In the same week that the average number of newly registered infected people reached a record high of 76,590 a day in the US, stock prices on Wall Street fell sharply.
All three major indices fell sharply, both on Friday alone and on the week as a whole. When it closed, it looked like this on Wall Street:
- The aggregate S&P 500 index fell 1.19 percent
- Industrial weight Dow Jones fell 0.58 percent
- The Nasdaq technology index fell 2.45 percent
Worst week since March
After the corona pandemic really settled in the stock markets in March, the top three indices rose steadily.
Of course, this has some exceptions, but since March the three indexes have not dropped as much in a week as they did:
- The Dow index fell 6.46 percent
- Nasdaq Composte fell 5.51 percent
- The S&P 500 fell close to 5.63 percent
The biggest weekly falls between this week and March occurred in June for the Dow and S&P indices, while the Nasdaq had its worst week in September.
Technology stocks fell more
The fall in technology stocks was led by the giants Facebook, Apple and Amazon, which fell more than 5 percent on the stock exchange after presenting the third quarter figures on Thursday.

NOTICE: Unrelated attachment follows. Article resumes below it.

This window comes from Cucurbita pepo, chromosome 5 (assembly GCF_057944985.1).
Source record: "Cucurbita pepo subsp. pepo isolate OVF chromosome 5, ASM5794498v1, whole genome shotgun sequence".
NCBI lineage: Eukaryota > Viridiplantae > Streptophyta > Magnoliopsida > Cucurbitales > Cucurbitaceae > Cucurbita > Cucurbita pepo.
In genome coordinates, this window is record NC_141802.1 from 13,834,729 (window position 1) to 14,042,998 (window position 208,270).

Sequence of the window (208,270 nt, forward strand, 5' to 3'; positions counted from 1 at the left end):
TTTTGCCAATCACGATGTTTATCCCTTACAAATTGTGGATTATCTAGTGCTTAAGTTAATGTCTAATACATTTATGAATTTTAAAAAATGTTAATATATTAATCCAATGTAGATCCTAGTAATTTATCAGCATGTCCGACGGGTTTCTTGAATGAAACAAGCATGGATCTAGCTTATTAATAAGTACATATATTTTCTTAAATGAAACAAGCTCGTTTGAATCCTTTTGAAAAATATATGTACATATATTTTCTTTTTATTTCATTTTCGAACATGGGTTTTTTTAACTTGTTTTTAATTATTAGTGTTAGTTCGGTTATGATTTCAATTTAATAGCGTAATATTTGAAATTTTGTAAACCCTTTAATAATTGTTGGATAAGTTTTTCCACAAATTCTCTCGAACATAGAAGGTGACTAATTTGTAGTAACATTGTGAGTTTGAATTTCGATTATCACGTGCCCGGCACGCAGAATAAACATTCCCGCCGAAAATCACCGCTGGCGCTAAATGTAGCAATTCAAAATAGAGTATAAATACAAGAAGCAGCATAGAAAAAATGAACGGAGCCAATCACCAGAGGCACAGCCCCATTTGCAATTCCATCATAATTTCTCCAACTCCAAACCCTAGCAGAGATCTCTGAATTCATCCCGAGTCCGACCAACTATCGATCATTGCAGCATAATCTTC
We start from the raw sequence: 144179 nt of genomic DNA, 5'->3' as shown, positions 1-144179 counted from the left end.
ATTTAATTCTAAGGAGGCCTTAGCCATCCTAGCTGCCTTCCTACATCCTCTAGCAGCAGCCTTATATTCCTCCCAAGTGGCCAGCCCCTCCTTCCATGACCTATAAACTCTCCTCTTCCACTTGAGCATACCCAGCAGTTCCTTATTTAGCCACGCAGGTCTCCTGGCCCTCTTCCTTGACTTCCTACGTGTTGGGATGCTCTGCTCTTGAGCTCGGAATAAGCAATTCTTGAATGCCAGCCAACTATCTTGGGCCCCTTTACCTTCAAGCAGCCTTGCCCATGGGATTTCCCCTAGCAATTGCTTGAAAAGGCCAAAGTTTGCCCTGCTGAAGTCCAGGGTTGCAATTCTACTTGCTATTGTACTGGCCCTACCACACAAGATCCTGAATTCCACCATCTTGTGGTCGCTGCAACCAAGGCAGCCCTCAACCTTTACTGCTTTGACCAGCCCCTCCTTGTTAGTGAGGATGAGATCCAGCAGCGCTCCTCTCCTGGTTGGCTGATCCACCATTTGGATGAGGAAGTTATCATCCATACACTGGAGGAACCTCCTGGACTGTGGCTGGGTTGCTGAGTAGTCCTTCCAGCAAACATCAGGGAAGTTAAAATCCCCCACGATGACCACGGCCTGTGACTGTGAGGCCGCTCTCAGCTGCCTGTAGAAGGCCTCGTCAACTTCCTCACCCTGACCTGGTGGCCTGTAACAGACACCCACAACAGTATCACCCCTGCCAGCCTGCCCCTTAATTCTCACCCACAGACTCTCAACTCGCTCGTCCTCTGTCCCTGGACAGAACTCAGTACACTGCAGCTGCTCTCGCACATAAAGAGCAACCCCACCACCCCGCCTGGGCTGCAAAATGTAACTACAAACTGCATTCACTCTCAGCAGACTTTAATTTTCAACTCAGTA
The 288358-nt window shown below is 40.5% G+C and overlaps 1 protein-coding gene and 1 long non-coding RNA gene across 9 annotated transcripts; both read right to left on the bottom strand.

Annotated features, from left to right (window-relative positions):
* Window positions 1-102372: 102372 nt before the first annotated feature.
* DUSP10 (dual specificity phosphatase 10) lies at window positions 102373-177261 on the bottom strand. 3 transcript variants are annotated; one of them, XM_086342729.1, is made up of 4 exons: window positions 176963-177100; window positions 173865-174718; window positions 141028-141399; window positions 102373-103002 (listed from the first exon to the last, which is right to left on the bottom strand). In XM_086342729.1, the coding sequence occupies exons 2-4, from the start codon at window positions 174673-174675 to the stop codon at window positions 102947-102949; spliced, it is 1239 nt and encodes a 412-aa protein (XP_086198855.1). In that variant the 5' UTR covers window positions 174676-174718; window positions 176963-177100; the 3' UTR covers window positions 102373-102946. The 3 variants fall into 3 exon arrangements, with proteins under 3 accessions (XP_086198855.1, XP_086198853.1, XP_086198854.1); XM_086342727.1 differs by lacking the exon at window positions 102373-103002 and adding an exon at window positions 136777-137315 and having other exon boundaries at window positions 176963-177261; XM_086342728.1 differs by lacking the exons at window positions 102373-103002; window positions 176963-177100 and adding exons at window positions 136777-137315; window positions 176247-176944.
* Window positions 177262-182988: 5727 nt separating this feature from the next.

At the same time, the share price of Alphabet, owner of Google, rose 3.8 percent, after posting positive numbers in the quarter.
However, one of the biggest losers was Twitter, which reported a smaller than expected increase in the number of users. Participation fell to 21 percent on Friday.
Approaching the presidential election
Tuesday next week is the US presidential election day. For now, Donald Trump’s first presidential term is likely to be the last, but there are uncertainties here.
Several investors expected a new stimulus package to be put in place before the election, but this is unlikely. This is believed to be one of the reasons – in addition to the uncertainty associated with the increase in infection – that caused stock prices to fall.
Bolvin Wealth Management chief Gina Bernarduci told CNBC that they received more calls about the election recently than when stock prices plummeted in March.
– I think we will have some volatile days ahead, but there are some factors that affect the market more than who wins the election. (Terms)Copyright Dagens Næringsliv AS and / or our suppliers. We would like you to share our cases through a link that takes you directly to our pages. Copying or otherwise using all or part of the content may only occur with written permission or as permitted by law. For more terms, see here.